# Heuristic Evaluation of Stress-Energy Tensor

I've been reading through Schutz's A First Course in General Relativity, and my solution to a particular problem has got me wondering if I'm being careful enough in my approach. The problem states:

Show that, in the rest frame ##\mathcal{O}## of a star of constant luminosity ##L## (total energy radiated per second), the stress-energy tensor of the radiation from the star at the event ##(t,x,0,0)## has components ##T^{00}=T^{0x}=T^{x0}=T^{xx}=L/(4\pi x^2)##. The star sits at the origin.​

Starting with the ##T^{0x}## term, I know that it is the flux of 0-momentum (energy) across a surface of constant ##x##. Since the luminosity is the total power output of the star and the photons all move radially away from the source, I need simply divide ##L## by the surface area of a sphere of radius ##x##, and I obtain the desired quantity. And because ##T## is symmetric, I get ##T^{x0}## as well for free. For the ##T^{xx}## term, I know that the momentum of a photon is ##h\nu## (assuming units such that ##c=1##) which is the same as the photon's energy, so the momentum flux should be identical to the energy flux. Finally, for the ##T^{00}## term (energy flux across a surface of constant ##t##, i.e. energy density), I use the fact that for a photon, ##\Delta t=\Delta x##. So rather than dividing the total energy by some volume ##\Delta x\Delta y\Delta z##, I can use ##\Delta t\Delta y\Delta z## and I again obtain luminosity over the area of a sphere.

So, although I got the correct result, I wonder if I've been too "hand-wavey" about it. It's been a few years since I finished my undergrad, and I've lost some confidence in my ability to heuristically solve problems. Any comments?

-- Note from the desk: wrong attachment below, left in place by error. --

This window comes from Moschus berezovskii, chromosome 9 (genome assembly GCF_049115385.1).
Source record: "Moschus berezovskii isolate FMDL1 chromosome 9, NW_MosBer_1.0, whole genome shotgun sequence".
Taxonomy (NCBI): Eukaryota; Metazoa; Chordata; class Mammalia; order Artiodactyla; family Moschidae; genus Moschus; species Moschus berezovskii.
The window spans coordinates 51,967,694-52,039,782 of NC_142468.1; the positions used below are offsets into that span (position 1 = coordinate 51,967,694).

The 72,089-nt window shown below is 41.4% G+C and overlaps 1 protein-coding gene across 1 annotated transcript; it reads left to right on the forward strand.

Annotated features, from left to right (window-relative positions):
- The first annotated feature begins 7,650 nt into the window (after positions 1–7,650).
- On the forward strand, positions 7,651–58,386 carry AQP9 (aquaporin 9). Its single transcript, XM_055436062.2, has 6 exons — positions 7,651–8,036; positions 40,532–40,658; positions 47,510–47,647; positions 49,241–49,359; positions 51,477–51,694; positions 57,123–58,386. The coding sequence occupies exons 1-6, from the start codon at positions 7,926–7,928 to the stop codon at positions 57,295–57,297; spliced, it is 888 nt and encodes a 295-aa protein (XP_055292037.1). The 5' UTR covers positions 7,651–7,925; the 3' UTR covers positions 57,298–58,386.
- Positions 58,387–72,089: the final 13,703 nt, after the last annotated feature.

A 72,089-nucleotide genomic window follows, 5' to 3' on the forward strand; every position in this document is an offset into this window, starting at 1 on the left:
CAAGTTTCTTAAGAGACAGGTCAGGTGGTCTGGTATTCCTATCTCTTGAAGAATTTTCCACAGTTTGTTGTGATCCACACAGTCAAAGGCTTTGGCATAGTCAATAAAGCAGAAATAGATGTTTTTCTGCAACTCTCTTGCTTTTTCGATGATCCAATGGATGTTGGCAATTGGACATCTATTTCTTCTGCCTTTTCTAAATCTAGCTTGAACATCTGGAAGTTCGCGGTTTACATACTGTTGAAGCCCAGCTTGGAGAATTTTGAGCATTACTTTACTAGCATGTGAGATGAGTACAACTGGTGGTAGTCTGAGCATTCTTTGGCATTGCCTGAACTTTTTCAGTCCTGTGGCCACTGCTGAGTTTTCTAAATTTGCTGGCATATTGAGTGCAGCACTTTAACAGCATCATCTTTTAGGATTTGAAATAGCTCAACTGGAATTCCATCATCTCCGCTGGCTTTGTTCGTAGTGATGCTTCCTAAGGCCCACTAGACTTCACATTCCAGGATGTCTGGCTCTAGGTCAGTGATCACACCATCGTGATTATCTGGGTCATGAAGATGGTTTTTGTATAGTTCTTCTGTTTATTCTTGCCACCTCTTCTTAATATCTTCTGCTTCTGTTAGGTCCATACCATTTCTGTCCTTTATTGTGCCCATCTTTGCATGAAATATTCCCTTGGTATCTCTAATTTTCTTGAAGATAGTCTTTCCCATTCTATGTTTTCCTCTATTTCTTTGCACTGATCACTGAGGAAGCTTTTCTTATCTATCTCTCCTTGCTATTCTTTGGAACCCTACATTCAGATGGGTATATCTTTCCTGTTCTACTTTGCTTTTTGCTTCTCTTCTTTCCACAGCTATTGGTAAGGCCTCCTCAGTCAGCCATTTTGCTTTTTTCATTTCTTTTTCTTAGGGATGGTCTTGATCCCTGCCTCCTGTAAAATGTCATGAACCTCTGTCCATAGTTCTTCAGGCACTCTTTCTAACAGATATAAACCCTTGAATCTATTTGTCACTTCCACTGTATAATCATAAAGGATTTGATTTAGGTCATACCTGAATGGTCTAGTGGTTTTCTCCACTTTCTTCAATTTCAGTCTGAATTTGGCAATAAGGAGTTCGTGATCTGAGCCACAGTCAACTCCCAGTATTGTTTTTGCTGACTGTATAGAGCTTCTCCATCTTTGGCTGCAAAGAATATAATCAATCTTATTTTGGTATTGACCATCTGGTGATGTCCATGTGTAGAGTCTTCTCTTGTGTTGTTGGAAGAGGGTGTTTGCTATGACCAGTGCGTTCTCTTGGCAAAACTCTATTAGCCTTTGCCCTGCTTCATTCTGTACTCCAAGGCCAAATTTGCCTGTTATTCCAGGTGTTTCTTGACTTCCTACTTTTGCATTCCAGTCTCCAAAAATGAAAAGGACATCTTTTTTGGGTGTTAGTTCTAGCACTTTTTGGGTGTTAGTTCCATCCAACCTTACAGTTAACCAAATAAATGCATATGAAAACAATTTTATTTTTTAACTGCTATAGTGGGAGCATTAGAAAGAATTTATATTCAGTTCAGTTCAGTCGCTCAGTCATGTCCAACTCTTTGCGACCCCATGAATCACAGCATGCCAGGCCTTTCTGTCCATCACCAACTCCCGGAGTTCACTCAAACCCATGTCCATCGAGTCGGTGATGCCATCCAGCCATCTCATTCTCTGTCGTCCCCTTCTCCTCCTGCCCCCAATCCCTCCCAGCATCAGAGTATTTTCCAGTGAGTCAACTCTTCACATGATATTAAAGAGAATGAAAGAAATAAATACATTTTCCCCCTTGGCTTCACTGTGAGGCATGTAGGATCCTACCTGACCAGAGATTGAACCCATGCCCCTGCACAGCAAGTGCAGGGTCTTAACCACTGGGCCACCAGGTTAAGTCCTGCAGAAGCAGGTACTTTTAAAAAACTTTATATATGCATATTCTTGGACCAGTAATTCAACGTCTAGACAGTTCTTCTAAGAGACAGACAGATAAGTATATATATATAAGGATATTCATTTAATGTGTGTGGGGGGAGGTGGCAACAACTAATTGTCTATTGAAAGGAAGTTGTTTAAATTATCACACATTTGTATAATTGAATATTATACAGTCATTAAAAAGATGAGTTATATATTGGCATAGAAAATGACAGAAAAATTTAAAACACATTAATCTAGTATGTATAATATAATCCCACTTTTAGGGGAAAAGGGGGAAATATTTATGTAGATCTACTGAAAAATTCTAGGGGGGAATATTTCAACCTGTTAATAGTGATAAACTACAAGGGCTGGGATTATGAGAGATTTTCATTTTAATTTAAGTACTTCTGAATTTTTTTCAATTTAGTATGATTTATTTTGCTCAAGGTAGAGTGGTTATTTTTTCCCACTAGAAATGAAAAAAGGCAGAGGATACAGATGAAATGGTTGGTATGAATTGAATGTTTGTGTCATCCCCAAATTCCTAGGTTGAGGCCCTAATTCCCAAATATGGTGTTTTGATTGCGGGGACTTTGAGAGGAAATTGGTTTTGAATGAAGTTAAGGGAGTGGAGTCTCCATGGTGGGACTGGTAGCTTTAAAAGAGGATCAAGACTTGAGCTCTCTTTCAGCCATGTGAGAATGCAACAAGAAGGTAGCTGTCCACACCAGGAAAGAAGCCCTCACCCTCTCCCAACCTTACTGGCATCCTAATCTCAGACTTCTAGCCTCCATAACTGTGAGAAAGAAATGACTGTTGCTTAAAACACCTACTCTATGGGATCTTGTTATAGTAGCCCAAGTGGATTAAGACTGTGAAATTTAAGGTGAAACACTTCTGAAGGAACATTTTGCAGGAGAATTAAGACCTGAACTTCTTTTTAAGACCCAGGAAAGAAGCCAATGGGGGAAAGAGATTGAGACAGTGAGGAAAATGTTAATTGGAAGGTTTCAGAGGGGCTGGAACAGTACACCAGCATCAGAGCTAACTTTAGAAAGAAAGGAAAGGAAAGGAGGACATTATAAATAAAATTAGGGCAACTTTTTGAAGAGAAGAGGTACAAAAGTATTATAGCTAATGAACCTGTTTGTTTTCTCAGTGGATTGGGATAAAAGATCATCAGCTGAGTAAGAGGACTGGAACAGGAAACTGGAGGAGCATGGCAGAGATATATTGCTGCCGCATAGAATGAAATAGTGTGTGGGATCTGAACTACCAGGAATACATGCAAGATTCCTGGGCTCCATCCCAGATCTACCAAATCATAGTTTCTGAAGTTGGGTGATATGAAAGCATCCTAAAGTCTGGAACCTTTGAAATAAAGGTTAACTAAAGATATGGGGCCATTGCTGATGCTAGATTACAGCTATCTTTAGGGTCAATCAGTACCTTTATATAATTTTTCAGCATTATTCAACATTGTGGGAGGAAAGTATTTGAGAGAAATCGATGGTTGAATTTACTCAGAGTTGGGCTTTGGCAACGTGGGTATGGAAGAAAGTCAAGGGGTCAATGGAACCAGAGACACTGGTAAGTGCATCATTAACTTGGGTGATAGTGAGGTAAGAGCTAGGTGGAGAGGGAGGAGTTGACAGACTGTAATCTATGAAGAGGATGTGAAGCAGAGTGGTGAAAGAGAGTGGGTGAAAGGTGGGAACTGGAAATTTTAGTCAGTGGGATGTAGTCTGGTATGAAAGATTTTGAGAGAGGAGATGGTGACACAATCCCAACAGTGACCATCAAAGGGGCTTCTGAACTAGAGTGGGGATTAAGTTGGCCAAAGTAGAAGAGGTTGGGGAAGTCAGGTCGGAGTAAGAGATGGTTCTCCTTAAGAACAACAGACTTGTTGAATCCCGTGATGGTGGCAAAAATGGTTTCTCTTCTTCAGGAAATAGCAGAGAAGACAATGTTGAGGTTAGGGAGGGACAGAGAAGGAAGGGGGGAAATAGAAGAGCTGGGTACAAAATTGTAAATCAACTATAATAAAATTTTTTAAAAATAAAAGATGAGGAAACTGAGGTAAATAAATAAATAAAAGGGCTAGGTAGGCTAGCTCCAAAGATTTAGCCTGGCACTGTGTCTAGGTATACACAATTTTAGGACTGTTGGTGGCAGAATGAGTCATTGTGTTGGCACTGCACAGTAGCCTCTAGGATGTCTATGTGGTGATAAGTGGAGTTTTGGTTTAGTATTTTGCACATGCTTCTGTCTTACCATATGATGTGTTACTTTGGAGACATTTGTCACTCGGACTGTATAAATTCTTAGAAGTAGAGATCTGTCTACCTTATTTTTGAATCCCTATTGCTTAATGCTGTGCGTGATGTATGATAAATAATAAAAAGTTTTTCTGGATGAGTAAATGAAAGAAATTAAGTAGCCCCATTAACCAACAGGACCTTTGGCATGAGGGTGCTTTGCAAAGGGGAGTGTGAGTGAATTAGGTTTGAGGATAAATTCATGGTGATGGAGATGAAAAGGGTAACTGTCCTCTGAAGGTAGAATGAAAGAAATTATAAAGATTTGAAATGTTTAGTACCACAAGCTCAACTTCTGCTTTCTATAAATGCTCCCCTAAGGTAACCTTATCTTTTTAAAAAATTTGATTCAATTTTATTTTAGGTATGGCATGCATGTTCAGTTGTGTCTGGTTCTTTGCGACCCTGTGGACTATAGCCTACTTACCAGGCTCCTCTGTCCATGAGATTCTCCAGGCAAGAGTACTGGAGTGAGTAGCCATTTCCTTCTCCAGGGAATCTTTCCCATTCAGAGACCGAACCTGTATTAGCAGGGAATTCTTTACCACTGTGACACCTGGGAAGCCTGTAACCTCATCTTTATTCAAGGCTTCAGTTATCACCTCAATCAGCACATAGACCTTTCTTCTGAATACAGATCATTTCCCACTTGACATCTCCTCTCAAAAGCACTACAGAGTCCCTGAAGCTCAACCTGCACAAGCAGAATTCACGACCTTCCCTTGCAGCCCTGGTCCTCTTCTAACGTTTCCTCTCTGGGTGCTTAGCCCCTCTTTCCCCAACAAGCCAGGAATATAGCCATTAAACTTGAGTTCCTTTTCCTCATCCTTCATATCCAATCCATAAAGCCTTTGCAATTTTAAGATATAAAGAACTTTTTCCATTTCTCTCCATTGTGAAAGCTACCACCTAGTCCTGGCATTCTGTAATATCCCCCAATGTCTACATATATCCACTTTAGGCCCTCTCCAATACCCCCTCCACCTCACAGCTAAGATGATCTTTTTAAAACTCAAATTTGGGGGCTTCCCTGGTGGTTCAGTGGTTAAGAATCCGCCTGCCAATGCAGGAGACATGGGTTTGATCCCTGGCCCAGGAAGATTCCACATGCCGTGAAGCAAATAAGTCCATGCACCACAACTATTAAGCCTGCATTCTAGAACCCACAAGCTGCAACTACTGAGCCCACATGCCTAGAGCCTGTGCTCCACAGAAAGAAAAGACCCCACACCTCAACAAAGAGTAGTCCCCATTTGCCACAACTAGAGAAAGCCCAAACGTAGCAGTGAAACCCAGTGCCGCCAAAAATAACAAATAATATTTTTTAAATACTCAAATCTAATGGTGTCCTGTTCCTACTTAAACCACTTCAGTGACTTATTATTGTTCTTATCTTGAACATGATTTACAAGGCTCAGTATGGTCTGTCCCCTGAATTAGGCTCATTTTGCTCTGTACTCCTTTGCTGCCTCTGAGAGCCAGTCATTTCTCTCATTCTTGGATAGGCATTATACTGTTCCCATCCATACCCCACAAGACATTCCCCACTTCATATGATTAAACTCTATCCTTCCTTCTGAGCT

## Answers and Replies

PeterDonis
Mentor
2020 Award
Starting with the ##T^{0x}## term, I know that it is the flux of 0-momentum (energy) across a surface of constant ##x##. Since the luminosity is the total power output of the star and the photons all move radially away from the source, I need simply divide ##L## by the surface area of a sphere of radius ##x##, and I obtain the desired quantity. And because ##T## is symmetric, I get ##T^{x0}## as well for free.
All correct.

For the ##T^{xx}## term, I know that the momentum of a photon is ##h\nu## (assuming units such that ##c=1##) which is the same as the photon's energy, so the momentum flux should be identical to the energy flux.
Yes; the more usual term here is "pressure" instead of "momentum flux", but your reasoning is correct.

Finally, for the ##T^{00}## term (energy flux across a surface of constant ##t##, i.e. energy density), I use the fact that for a photon, ##\Delta t=\Delta x##. So rather than dividing the total energy by some volume ##\Delta x\Delta y\Delta z##, I can use ##\Delta t\Delta y\Delta z## and I again obtain luminosity over the area of a sphere.
This sort of works, but I think a less hand-waving argument is simply to observe that, just as momentum flux is equal to energy flux, momentum density is equal to energy density for light. You've already shown that momentum density is equal to energy flux, because ##T## is symmetric (##T^{x0}## is the momentum flux across a surface of constant ##t##, i.e., momentum density), so that shows that energy density is also equal to energy flux.

You're right, that is a much better solution! Honestly, that was the part I felt the most iffy about. It follows a nice parallel to the others as well. I should try to look a little harder for symmetries like that.

Thanks! :)